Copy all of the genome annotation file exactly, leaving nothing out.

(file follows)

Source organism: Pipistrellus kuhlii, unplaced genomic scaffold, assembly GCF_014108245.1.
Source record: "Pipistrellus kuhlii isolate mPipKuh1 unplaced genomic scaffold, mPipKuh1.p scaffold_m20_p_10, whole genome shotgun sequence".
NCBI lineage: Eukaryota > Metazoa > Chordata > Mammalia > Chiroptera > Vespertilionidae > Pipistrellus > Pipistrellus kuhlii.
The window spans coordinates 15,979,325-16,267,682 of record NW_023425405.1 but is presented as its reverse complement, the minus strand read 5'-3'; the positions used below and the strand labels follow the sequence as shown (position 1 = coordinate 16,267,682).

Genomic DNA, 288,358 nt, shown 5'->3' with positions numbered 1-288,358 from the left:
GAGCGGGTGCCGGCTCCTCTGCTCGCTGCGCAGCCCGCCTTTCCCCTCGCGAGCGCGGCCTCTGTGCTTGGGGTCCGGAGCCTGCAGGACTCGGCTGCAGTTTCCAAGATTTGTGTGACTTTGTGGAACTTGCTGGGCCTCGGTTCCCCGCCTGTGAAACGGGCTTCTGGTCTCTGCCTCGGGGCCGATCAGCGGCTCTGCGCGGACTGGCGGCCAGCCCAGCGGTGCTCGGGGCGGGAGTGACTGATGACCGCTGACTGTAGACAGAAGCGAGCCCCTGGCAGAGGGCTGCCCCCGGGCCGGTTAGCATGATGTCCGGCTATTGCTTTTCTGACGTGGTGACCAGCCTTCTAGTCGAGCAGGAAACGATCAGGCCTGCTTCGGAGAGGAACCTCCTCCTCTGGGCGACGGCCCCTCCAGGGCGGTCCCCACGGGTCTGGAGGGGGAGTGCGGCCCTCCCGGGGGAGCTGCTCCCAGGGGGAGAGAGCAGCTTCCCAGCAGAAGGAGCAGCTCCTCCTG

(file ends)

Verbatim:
Source organism: Pipistrellus kuhlii, unplaced genomic scaffold, assembly GCF_014108245.1.
Source record: "Pipistrellus kuhlii isolate mPipKuh1 unplaced genomic scaffold, mPipKuh1.p scaffold_m20_p_10, whole genome shotgun sequence".
NCBI lineage: Eukaryota > Metazoa > Chordata > Mammalia > Chiroptera > Vespertilionidae > Pipistrellus > Pipistrellus kuhlii.
The window spans coordinates 15,979,325-16,267,682 of record NW_023425405.1 but is presented as its reverse complement, the minus strand read 5'-3'; the positions used below and the strand labels follow the sequence as shown (position 1 = coordinate 16,267,682).

Genomic DNA, 288,358 nt, shown 5'->3' with positions numbered 1-288,358 from the left:
GAGCGGGTGCCGGCTCCTCTGCTCGCTGCGCAGCCCGCCTTTCCCCTCGCGAGCGCGGCCTCTGTGCTTGGGGTCCGGAGCCTGCAGGACTCGGCTGCAGTTTCCAAGATTTGTGTGACTTTGTGGAACTTGCTGGGCCTCGGTTCCCCGCCTGTGAAACGGGCTTCTGGTCTCTGCCTCGGGGCCGATCAGCGGCTCTGCGCGGACTGGCGGCCAGCCCAGCGGTGCTCGGGGCGGGAGTGACTGATGACCGCTGACTGTAGACAGAAGCGAGCCCCTGGCAGAGGGCTGCCCCCGGGCCGGTTAGCATGATGTCCGGCTATTGCTTTTCTGACGTGGTGACCAGCCTTCTAGTCGAGCAGGAAACGATCAGGCCTGCTTCGGAGAGGAACCTCCTCCTCTGGGCGACGGCCCCTCCAGGGCGGTCCCCACGGGTCTGGAGGGGGAGTGCGGCCCTCCCGGGGGAGCTGCTCCCAGGGGGAGAGAGCAGCTTCCCAGCAGAAGGAGCAGCTCCTCCTG